I had gone to Mombasa with high hopes of getting a job to enable me to give my daughter a decent life, yet I was going back home worse off than when I set off. I wondered how safe my daughter was if I, her mother, was not.
Two weeks passed in a blur. Then I began feeling sick in the morning, making it difficult for me to get up.
When nausea set in, the possibility of pregnancy loomed. When I missed my period, I felt as though my world had crashed. All that occupied my mind was the pregnancy.
I worried every minute of the day and night. I could not sleep. Eventually, I decided to have an abortion and went to a nearby private clinic. I was informed that the procedure would cost Sh7,000. I did not have the money. Even if I did, I would have better used it to pay rent, buy food, and pay school fees for my daughter.
In desperation, I tried to induce an abortion by swallowing a detergent, but nothing happened. I tried several other concoctions, but they too did not work. I finally decided to commit suicide.
But first, I decided to confide in a friend who works at the Kenyatta National Hospital. She told me about the hospital’s Gender Violence and Recovery Centre (GVRC), where I could receive free treatment.
She also cautioned me about abortion and informed me that I did not have to keep the baby if I did not want to. She took me to see a psychiatrist who, over time, helped me to open up.
The personnel at the centre called my mother and informed her about the pregnancy and also told her that I needed support.
My mother became my source of strength. It is because of her that I managed to stay sane through the pregnancy. I would get agitated whenever the baby kicked.
I felt as though my abuser was not done with me. I hated to feel the baby move and I hated the thought of giving birth.
I resisted taking an HIV test and only gave in when I was booked for delivery after it was explained to me that I needed it so that I could protect my child from contracting the virus in case I tested positive.
When I got the results, I was relieved to know that I was free of the virus.
I finally gave birth to a baby boy. He did not resemble me and I resented him. My mother decided to call him Blessing. She took it upon herself to show him love when I could not.
This gradually changed my attitude towards him. Mother encouraged me to breastfeed him and, to my surprise, I found myself getting attached to him. She also talked me out of placing Blessing for adoption, and promised to look after my son as if she were her own, if I could not bring myself to do it.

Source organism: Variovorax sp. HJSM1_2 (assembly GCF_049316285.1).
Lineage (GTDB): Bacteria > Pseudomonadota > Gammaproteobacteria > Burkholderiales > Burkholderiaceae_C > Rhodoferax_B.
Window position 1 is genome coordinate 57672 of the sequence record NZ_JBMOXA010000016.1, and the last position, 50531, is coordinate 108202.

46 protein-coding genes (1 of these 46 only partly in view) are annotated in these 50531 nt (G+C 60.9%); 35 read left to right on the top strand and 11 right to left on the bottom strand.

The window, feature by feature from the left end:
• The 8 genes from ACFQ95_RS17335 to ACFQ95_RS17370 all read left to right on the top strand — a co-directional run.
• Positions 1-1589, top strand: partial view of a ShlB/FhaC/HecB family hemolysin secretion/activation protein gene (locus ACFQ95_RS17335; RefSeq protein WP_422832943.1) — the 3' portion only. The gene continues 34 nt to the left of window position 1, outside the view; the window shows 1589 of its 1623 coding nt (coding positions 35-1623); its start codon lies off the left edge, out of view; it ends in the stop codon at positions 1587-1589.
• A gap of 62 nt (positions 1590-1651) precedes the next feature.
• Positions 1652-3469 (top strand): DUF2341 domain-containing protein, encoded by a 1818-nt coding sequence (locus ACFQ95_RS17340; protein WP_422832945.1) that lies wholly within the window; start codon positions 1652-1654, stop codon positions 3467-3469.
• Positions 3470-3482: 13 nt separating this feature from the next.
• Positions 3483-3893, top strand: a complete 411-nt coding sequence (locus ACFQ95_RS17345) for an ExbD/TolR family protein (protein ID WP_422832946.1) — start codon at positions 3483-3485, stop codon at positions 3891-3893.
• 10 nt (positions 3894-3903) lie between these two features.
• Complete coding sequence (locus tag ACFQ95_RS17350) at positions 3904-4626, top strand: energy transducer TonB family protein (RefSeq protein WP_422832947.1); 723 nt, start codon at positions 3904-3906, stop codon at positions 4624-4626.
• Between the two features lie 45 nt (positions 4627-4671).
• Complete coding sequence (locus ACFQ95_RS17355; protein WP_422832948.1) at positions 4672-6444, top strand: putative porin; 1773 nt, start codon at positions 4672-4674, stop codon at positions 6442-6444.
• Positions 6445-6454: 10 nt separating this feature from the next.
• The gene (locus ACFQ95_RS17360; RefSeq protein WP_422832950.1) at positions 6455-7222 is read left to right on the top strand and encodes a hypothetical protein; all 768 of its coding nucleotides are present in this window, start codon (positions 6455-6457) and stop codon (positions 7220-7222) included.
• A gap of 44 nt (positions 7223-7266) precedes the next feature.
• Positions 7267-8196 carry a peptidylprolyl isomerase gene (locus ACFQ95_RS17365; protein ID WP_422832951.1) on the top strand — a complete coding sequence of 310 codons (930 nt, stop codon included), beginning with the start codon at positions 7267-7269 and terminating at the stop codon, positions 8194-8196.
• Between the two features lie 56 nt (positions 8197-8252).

Learning to love Blessing
It has taken time, it has been emotionally and psychologically taxing, but I have learnt to disconnect my son from the rape. I now love him regardless of how he came into my life.
Blessing is now two-and-a-half years old and I love him with all my heart. He is a loving boy who enjoys football and building blocks. He is talkative and observant. He gets me talking whenever he notices that there is something bothering me. He does not hesitate to ask, “Mum, ni nini?” (What is it?)
An important lesson this experience has taught me is that it does not matter how old you are, or how you are dressed. A rapist will always find a reason to attack you.
On the day I was attacked, I wearing a long flowing skirt suit since I was going for a job interview. Why would anyone argue that rape victims invite the attack because they dress indecently? If this is true, what about children? We have heard of grown men raping two-year-old children.
This experience has also motivated me to speak against sexual abuse. Thanks to the training I have received at the Kenyatta National Hospital’s GVRC, I know a lot about such attacks.
I visit schools in Nairobi at least once every week to speak to pupils and students about rape and other forms of sexual assault.
My interaction with these young people has taught me that sexual abuse among children is common. In most cases, the attackers are relatives and other adults in whose care they are entrusted.
My colleagues and I teach these children how to spot a potential perpetrator and when to report to their guardians and other people they trust of suspicious friendships.
I urge parents to talk to their children about sexual abuse and caution them about getting involved in inappropriate friendships with adults. It is something I do with my daughter all the time. A candid talk will equip them with survival skills that they can apply even as adults, skills that could keep them safe from sexual attacks.